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Are you putting your workers at risk?

1 March 2019

Research reveals 50% of RPE users may still be breathing in harmful substances

Every year 30,000 UK workers suffer from breathing or lung problems and 12,000 people die from long latency respiratory illnesses because of exposure to harmful substances at work. The correct respiratory protective equipment (RPE), correctly used and correctly fitted, can prevent the vast majority of these deaths. However research has uncovered that up to 50% of industry workers could still be breathing in harmful substances every single day while at work.

For businesses, the health and safety of employees is paramount, especially those operating in high-hazard industries. Not only do businesses have a duty of care to their employees, but they also need to protect themselves from the financial consequences. Failure to place workforce wellbeing as a top priority could have serious ramifications, including large fines and even imprisonment.

In an ideal situation, workers should not be exposed to any potentially dangerous substances, however, this is not always possible and so respiratory protection should be provided. However, recent research has revealed that half of the RPE provided to UK workers isn’t offering adequate protection due to a number of factors including incorrect specification, inadequate training, poor maintenance and lack of regular fit testing. This failing is leaving employees exposed to hazardous material that could lead to long-term illness.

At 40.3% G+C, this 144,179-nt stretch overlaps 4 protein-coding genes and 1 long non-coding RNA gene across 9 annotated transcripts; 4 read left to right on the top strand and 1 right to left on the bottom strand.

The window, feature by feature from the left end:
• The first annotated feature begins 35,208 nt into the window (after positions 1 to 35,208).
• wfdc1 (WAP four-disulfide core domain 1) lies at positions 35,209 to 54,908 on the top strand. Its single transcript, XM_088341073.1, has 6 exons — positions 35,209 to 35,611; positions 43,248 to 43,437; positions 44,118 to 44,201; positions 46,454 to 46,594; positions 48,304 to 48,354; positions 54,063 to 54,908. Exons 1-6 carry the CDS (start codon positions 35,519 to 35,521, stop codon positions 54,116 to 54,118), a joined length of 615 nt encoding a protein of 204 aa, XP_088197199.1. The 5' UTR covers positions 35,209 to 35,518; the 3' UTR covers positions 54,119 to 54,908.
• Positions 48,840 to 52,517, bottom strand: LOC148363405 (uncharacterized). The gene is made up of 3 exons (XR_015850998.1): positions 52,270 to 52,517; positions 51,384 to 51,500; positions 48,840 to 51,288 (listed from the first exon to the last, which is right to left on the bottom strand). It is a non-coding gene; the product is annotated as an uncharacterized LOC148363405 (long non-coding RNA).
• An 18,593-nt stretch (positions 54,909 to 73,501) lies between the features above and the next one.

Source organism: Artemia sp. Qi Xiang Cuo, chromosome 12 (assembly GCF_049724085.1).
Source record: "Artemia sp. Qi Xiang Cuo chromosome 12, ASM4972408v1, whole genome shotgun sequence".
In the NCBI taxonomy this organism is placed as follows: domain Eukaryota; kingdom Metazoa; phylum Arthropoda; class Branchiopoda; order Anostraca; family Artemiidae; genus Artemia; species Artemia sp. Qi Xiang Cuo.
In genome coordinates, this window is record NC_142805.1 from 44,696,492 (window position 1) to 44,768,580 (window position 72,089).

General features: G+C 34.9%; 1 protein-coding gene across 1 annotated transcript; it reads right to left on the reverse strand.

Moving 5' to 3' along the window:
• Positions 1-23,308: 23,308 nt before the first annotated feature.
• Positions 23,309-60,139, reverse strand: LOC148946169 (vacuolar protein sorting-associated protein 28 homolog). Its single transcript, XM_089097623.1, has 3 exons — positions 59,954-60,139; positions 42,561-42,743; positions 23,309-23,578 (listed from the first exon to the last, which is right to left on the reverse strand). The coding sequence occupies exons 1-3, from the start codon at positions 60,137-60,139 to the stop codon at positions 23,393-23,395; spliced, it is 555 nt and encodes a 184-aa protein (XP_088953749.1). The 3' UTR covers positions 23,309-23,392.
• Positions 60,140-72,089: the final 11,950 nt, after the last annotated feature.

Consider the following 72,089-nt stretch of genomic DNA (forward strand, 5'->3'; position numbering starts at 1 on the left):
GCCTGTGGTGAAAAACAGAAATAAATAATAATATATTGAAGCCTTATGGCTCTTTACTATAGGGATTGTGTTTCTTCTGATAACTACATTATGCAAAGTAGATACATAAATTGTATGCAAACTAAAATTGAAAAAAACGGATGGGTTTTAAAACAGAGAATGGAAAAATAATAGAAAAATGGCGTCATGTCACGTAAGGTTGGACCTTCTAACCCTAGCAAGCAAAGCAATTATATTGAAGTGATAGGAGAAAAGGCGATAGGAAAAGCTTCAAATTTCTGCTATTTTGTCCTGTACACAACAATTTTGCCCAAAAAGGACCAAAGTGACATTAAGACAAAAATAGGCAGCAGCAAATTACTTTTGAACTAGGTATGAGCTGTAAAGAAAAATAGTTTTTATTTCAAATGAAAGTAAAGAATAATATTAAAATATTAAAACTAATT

To ensure businesses provide a safe working environment, before supplying appropriate RPE to employees, a risk assessment should have taken place to identify harmful substances in the workplace. This assessment will allow employers to introduce measures to reduce the risk certain hazards pose. By going through the risk assessment process required by law, a business can determine whether the use of RPE is necessary.

Some employers see investing in new RPE and training programmes as a cost. However 2016 saw 25.9 million working days lost due to work-related illness, which cost the UK’s economy £9.3 billion. The HSE estimates that a worker who is absent from work for more than seven days due to ill health will cost the employer £8,000 on average.

Knowing how to use RPE is just as important as wearing it in the first place, so it’s vital employers place the same emphasis on training as they do on procurement. For expert advice on keeping your workforce and business safe, please visit:  www.arco.co.uk/ArcoRPE

 



 
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